Tuesday poem and story

March 31, 2020

Both via link this time. One is to the Microflix festival, where my story ‘Makeover’ is one of the selected texts that someone may decide to make a film from: http://microflixfestival.com.au/2020/03/11/makeover-by-ps-cottier/ .

The other is to Not Very Quiet, where my poem ‘…scribbles, comments, glosses (annotations), critiques, doodles, or illuminations’ can be read. This one is about people standing (or sitting) at the side of history. https://not-very-quiet.com/2020/03/30/scribbles/ A recording of it may be posted too. Recordings are there in lieu of a launch, which was originally scheduled for last night, pre-virus.

artist at work

This one is a Christmas poem, just published at Verity La.

The poem is about reugees. It’s important to remember those excluded and shunned all year, but it’s particularly pertinent to Christmas, when God took on the form of a child born in a stable. The outsider became the centre of the story.

There’s another poem at the site about climate change and specifically, the Great Barrier Reef. An enormous number of future refugees will be fleeing the effects of climate change. And destroying the lives of other species is inexcusable, too.

God bless us, every one! Have a wonderful Christmas.


Faith took a holiday

He hitched down the Hume, or up;
he didn’t tell me. Faith has no fear
of murder, or everyday sleazes
and their boring imprecations.
It’s the ones left behind
who tend to fret. What if,
we say, and perhaps
as if perhaps isn’t Faith
flipped like a decisive coin,
standing on his head.
As if as if isn’t
closer to for sure
than some might like it to be.

Faith rang me from Melbourne,
(so it was down the Hume)
and said he wanted to look around
a bit longer; catch the trams.
He too remembers
the excellent days of conductors,
with their magical brown bags.
Even Faith feels regret
at the passing of old days;
the spinning of so much
towards the expansive sun
of interconnected drivel.
There is a grace
in not knowing too much,
he said, though Faith would say that,
I suppose. That’s his job.
A kind of conductor
unseen in any tram,
on any route, whatsoever.

Faith will return soon;
I can hear the jingling
just at the edge of thought
and the tune is one
I almost remember.
The brown bag of my
restless, overloaded brain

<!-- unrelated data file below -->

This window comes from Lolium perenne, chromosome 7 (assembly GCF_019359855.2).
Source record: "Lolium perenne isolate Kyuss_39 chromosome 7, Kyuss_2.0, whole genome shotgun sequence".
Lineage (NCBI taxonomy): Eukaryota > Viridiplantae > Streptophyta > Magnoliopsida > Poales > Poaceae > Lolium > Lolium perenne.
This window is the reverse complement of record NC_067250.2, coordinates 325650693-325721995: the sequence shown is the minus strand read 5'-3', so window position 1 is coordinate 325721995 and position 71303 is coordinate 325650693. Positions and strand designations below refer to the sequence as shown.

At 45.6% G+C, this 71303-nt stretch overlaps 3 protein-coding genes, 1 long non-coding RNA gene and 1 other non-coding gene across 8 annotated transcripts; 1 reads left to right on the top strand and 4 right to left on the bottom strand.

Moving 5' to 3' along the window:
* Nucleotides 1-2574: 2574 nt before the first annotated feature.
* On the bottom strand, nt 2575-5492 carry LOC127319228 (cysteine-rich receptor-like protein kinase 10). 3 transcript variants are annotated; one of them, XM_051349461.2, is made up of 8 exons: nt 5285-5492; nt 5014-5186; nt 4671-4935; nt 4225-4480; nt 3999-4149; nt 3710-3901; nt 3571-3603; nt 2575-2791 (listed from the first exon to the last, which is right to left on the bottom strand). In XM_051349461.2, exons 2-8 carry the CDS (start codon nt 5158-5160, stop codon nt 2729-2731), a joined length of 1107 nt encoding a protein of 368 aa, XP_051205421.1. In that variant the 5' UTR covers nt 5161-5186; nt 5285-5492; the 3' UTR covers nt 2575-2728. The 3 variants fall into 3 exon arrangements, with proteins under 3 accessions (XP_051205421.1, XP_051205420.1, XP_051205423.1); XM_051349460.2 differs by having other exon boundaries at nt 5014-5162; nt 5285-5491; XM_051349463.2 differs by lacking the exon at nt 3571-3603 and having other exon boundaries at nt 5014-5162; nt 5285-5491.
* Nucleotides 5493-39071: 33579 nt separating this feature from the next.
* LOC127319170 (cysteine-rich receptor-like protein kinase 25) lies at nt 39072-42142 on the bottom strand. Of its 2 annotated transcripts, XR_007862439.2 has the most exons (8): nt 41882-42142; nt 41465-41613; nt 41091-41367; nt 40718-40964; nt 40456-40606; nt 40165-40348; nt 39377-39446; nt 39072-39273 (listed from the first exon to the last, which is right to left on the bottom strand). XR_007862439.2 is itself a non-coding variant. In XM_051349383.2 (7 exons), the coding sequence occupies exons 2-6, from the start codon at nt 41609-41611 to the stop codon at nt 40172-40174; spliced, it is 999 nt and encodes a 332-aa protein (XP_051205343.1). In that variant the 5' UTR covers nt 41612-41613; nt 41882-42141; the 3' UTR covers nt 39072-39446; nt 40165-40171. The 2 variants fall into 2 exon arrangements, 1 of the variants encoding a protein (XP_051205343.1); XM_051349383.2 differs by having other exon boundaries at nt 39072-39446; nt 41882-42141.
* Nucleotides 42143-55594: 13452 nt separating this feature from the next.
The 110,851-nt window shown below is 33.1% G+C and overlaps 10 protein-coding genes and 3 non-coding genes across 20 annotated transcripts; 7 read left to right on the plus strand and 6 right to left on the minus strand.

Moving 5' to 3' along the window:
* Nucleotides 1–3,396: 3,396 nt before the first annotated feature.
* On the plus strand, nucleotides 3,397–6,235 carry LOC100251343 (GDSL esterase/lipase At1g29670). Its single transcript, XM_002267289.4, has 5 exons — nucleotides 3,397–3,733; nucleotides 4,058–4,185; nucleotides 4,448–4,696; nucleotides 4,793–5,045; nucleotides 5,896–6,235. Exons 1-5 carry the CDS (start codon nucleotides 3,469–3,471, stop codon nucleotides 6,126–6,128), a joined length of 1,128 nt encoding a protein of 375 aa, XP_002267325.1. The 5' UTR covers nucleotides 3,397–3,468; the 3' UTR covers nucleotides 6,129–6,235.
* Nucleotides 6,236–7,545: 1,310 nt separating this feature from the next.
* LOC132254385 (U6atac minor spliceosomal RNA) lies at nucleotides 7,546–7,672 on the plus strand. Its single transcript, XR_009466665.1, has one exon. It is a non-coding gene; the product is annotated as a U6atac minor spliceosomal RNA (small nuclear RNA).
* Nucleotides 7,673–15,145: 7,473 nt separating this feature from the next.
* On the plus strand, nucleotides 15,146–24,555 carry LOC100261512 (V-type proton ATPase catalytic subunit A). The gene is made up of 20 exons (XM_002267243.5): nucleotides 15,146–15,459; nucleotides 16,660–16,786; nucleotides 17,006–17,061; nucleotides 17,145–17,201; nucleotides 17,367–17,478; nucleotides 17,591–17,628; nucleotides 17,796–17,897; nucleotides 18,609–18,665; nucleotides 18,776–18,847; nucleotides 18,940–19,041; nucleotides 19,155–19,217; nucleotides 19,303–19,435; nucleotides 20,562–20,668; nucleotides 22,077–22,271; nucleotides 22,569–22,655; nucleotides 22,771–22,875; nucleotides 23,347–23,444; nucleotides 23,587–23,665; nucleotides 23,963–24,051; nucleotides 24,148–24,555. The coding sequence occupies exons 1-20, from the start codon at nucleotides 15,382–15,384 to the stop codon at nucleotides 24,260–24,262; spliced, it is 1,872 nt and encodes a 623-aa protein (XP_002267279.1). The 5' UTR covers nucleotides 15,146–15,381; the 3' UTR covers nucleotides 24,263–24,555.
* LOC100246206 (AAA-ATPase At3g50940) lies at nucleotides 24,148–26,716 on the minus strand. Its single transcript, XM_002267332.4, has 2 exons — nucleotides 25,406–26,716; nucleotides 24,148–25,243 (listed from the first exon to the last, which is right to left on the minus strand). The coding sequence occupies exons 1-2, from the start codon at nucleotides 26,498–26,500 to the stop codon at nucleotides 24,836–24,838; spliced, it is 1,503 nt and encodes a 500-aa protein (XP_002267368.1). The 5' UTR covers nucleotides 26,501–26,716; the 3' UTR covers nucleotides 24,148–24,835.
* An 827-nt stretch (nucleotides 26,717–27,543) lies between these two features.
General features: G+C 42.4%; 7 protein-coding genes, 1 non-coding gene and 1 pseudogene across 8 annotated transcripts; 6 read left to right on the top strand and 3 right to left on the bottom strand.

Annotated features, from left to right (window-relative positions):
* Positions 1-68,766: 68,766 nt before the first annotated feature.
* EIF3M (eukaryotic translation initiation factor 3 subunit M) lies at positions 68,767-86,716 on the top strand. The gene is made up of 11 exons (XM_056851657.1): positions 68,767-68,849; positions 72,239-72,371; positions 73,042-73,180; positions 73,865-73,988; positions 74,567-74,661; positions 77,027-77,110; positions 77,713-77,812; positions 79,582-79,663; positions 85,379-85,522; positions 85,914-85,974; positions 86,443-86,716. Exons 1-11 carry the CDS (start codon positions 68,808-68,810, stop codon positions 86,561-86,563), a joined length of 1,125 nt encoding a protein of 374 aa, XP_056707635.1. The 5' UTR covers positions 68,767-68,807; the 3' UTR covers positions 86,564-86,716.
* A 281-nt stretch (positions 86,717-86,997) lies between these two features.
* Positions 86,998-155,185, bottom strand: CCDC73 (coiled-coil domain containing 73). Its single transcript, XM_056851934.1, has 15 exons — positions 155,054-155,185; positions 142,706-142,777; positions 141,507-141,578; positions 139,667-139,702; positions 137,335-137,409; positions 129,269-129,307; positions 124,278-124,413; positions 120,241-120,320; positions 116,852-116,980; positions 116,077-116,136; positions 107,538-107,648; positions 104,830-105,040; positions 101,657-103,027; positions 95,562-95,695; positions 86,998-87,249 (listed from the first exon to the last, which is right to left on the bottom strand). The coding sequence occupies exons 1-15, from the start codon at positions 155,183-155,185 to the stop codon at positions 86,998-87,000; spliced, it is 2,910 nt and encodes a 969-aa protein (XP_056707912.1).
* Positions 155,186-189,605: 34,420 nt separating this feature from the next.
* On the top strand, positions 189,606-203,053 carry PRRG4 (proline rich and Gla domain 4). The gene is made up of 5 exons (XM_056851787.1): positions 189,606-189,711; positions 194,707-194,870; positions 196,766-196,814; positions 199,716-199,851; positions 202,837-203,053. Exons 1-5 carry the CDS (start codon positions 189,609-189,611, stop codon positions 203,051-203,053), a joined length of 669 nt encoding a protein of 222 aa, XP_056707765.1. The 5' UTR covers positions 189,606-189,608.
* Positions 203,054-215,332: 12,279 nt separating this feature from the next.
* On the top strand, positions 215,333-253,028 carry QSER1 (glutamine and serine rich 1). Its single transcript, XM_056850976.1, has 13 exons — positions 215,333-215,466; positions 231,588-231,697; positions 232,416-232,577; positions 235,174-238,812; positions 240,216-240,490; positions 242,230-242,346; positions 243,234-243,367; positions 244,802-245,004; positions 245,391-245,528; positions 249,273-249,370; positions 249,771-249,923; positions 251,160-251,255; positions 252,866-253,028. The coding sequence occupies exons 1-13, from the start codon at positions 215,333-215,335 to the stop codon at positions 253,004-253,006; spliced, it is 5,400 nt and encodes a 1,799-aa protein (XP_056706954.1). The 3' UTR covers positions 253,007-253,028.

awaits his presence,
and will sling itself, eager,
over his patient arm.

P.S. Cottier


Like a lot of the world, I’m suffering the post-US election blues, and almost didn’t post this week.  The clever amongst you will have noticed that it is Wednesday, not Tuesday, and the weekly schedule has been disrupted.   But poetry is fairly unstoppable!

For my overseas readers, the Hume is the major highway linking Melbourne and Sydney. Canberra is just a wee drive from it.

I have no idea why Faith is male in the poem.  Perhaps it was some association with Christ? And my phone has just died, which has me longing for the ‘interconnected drivel’ which I decry in the poem, even if I’m avoiding news sites at the moment.

Malcolm Turnbull’s tie

Oh, when I curl up and die
please just let me be reborn
as Malcolm Turnbull’s tie.

No-one could weep (or even sigh),
at the elegant prospect
of being hung as Malcolm’s tie.

Way way way up on high
a spray-tanned face talks
above such a gorgeous tie.

And below that face lies
the endless, knotted glory
of a must-be imported tie.

We’d get on well, he and I,
as he smoothes and flatters
above the silken tongue of tie.

So, when I curl up and die
please just let me be reborn
as Malcolm Turnbull’s tie.

P.S. Cottier


Image of Robespierre chosen purely for sartorial reasons (and for the smirk).

As we enter an election campaign of approximately five hundred years, spare a thought for all the left-wing voters of Canberra (the place) who will be hearing Canberra referred to as merely the seat of the Government, as we go about our ordinary lives.

Many of us as very nice little bike-riding freaks.

(Image from the Musée Carnavalet, Public Domain)


Tuesday Poem


When I turned twenty

I thought the world could be changed

like a pair of jeans, a little dirty

at the knees, fraying at simple seams.

Emergent detergent left

the great unwashed.


Thirty, I decided to be a lawyer

who’d unmask justice,

let her see into dark corners

with right vision goggles.

I stand convicted

of blank stupidity.


At forty, I realised

I’d better decide what I’d be

when I grew up.

Too late for Wimbledon,

I made a poetic racket,

served and volleyed

just inside the lines.


I’m still following through.

P.S. Cottier

This poem appeared in my first collection of poetry called The Glass Violin, launched in February 2009.  I will be posting a poem on this blog every Tuesday from now on, either my own or someone else’s, as part of a group of poets who try to do the same thing.  Most of the poets are from New Zealand, with a sprinkling of Americans, a seasoning of Italians, and a shake of Australians.  If you would like to check out the other poems, click on the quill above, or here. That will take you to the Tuesday Poet hub.

Update: I brilliantly managed to post this on Monday, not Tuesday, but hopefully, by next week I’ll get that right.